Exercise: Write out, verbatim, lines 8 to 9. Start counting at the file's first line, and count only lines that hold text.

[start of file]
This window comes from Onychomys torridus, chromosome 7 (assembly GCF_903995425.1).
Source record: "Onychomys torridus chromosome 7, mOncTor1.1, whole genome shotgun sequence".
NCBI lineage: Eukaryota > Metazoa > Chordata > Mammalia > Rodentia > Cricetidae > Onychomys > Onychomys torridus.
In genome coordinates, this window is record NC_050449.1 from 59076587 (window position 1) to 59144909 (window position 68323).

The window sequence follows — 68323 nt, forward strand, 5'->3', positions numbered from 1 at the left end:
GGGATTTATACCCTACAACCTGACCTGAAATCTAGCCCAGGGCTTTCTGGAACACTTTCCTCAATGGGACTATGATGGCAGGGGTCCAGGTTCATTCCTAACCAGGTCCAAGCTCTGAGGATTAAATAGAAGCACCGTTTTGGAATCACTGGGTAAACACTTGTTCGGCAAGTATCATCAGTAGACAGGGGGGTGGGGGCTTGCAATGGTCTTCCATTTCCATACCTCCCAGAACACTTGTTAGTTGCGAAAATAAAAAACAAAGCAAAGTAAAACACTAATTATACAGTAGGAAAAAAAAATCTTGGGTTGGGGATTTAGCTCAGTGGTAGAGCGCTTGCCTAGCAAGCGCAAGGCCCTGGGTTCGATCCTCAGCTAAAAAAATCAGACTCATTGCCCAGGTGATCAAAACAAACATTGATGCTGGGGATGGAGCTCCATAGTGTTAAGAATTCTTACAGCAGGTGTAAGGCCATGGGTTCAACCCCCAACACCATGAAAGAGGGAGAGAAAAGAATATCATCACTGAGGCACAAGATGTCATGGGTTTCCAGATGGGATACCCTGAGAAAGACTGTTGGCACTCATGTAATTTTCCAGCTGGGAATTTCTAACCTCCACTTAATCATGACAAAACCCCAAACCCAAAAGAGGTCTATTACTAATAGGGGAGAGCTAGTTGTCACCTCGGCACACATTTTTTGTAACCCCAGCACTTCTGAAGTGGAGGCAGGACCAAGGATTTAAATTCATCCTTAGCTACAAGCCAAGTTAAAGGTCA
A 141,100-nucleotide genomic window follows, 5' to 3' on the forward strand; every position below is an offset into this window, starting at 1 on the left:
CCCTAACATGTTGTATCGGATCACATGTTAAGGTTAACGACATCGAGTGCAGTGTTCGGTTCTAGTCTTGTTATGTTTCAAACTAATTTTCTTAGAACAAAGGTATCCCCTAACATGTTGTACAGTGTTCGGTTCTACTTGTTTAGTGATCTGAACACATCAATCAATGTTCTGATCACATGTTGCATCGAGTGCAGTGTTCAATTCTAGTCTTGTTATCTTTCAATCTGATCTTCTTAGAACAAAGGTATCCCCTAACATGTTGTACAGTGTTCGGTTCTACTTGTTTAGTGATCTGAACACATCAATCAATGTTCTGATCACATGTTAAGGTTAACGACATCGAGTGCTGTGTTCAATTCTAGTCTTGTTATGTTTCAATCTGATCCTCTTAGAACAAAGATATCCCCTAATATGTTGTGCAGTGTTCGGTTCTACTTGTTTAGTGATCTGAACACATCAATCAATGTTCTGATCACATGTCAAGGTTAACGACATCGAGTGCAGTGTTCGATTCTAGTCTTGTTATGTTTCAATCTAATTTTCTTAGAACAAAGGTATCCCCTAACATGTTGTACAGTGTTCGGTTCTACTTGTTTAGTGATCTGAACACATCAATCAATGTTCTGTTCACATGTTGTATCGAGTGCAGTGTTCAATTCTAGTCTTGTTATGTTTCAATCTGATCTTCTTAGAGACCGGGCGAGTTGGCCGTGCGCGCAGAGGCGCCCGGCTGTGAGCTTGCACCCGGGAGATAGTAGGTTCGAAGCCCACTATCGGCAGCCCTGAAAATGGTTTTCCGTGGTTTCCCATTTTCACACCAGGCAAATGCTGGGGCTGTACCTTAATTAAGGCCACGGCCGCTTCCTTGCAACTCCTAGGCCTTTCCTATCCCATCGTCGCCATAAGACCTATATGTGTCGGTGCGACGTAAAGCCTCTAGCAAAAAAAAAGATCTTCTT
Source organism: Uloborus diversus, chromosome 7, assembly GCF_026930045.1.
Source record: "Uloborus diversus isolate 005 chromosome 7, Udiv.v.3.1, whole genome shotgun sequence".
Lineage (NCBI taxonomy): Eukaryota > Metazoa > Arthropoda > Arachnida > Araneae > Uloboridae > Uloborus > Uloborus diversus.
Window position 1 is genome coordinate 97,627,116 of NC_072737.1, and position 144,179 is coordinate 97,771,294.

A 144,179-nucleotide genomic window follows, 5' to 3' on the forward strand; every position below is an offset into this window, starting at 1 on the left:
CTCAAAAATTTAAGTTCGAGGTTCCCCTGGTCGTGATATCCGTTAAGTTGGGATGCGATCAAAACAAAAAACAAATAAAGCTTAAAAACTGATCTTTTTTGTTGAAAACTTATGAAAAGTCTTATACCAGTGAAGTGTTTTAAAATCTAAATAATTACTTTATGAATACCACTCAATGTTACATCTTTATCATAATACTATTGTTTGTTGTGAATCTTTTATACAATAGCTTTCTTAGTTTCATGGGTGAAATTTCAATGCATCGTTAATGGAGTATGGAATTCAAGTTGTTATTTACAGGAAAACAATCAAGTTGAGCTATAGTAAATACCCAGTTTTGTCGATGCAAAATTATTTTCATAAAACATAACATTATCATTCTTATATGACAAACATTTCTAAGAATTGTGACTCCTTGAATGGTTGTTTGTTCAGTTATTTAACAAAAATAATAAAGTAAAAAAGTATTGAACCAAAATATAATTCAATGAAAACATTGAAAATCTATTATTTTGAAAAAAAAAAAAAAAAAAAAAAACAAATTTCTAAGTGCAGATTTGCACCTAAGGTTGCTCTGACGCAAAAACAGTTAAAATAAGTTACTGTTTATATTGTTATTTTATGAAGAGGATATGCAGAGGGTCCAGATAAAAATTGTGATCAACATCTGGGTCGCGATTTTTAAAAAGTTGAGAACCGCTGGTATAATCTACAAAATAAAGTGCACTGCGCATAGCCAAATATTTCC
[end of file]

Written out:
CCCTAACATGTTGTATCGGATCACATGTTAAGGTTAACGACATCGAGTGCAGTGTTCGGTTCTAGTCTTGTTATGTTTCAAACTAATTTTCTTAGAACAAAGGTATCCCCTAACATGTTGTACAGTGTTCGGTTCTACTTGTTTAGTGATCTGAACACATCAATCAATGTTCTGATCACATGTTGCATCGAGTGCAGTGTTCAATTCTAGTCTTGTTATCTTTCAATCTGATCTTCTTAGAACAAAGGTATCCCCTAACATGTTGTACAGTGTTCGGTTCTACTTGTTTAGTGATCTGAACACATCAATCAATGTTCTGATCACATGTTAAGGTTAACGACATCGAGTGCTGTGTTCAATTCTAGTCTTGTTATGTTTCAATCTGATCCTCTTAGAACAAAGATATCCCCTAATATGTTGTGCAGTGTTCGGTTCTACTTGTTTAGTGATCTGAACACATCAATCAATGTTCTGATCACATGTCAAGGTTAACGACATCGAGTGCAGTGTTCGATTCTAGTCTTGTTATGTTTCAATCTAATTTTCTTAGAACAAAGGTATCCCCTAACATGTTGTACAGTGTTCGGTTCTACTTGTTTAGTGATCTGAACACATCAATCAATGTTCTGTTCACATGTTGTATCGAGTGCAGTGTTCAATTCTAGTCTTGTTATGTTTCAATCTGATCTTCTTAGAGACCGGGCGAGTTGGCCGTGCGCGCAGAGGCGCCCGGCTGTGAGCTTGCACCCGGGAGATAGTAGGTTCGAAGCCCACTATCGGCAGCCCTGAAAATGGTTTTCCGTGGTTTCCCATTTTCACACCAGGCAAATGCTGGGGCTGTACCTTAATTAAGGCCACGGCCGCTTCCTTGCAACTCCTAGGCCTTTCCTATCCCATCGTCGCCATAAGACCTATATGTGTCGGTGCGACGTAAAGCCTCTAGCAAAAAAAAAGATCTTCTT
Source organism: Uloborus diversus, chromosome 7, assembly GCF_026930045.1.